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Kate Torgovnick May

writer, TED

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What would you do for the world with $1 million?

The TED Prize has entered a new chapter, with this year's winner receiving $1 million dollars to execute their one wish to inspire the world.

This has me thinking: what would you do for the world with the $1 million prize? Answer here and you may see yourself on the TED blog soon.

Want to nominate a mentor, colleague, friend or even yourself for the TED Prize? Nominations are open from now until August 31st at this website:

http://www.tedprize.org/

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    Aug 9 2012: Give 1,000 aid workers (local and international, cleaner to country director) a social change investment fund of US$1,000, over which they have total personal discretion.
    Task each of us to find an “under-the-radar” grassroots organization, leader, or initiative worthy of support. The only stipulation is that as fund managers we must find a group that has been in existence for at least three years and has never received international assistance. (With estimates of grassroots organizations around the world at four million, this will not be as hard as it sounds.) Only one-page proposals and reports allowed.
    Aid workers spend plenty of our time in budgets and logical frameworks. What will happen if we have total freedom to break the rules…take a risk!?! During the year, the fund managers will be tasked to just have fun! We must find a person, an organization, or an idea that inspires us. We can learn more about a topic of interest. Our mandate will be to tap into the enthusiasm that drew us into this work in the first place.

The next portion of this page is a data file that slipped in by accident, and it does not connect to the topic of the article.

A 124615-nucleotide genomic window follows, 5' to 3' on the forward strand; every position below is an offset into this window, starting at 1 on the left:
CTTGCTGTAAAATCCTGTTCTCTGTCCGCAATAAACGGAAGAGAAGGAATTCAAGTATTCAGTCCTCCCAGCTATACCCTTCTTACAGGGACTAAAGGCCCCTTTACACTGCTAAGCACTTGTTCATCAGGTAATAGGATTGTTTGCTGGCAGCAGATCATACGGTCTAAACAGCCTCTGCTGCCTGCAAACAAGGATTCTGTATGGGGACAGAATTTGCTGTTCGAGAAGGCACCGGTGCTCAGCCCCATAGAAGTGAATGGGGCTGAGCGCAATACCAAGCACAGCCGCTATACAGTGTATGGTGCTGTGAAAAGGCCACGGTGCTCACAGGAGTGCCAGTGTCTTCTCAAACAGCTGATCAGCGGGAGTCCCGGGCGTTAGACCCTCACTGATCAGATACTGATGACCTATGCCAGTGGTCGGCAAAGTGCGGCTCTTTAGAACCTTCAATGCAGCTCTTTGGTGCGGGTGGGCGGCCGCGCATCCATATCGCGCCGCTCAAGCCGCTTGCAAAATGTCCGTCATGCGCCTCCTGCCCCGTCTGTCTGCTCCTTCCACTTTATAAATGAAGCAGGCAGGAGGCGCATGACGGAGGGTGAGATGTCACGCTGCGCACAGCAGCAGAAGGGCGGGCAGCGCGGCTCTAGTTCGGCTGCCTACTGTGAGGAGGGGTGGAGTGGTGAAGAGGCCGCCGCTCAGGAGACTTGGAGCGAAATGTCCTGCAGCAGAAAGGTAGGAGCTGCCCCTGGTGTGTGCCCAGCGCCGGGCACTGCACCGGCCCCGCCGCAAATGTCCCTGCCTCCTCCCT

At the end of one year, the fund managers in every organization get together and share what we’ve learned through facilitated and documented reflection exercises. We distill good practices and actionable insights about what is required to unleash the potential of grassroots leaders and movements. We will let the truth hang out. We will admit that some investments didn’t go as planned.
    We will let that be okay.
    If we are serious about “flipping the aid system” to put more local and national actors in the driver’s seat of development, we have to let go and learn in myriad different ways. These investment funds could help us release the “pressure” of bringing about large-scale impact in order to more deeply understand the local processes that bring about change. If we’re forced to think micro, we may actually build a more inclusive discourse on aid that changes our understanding of what we value (local ownership) and what we measure (social change).

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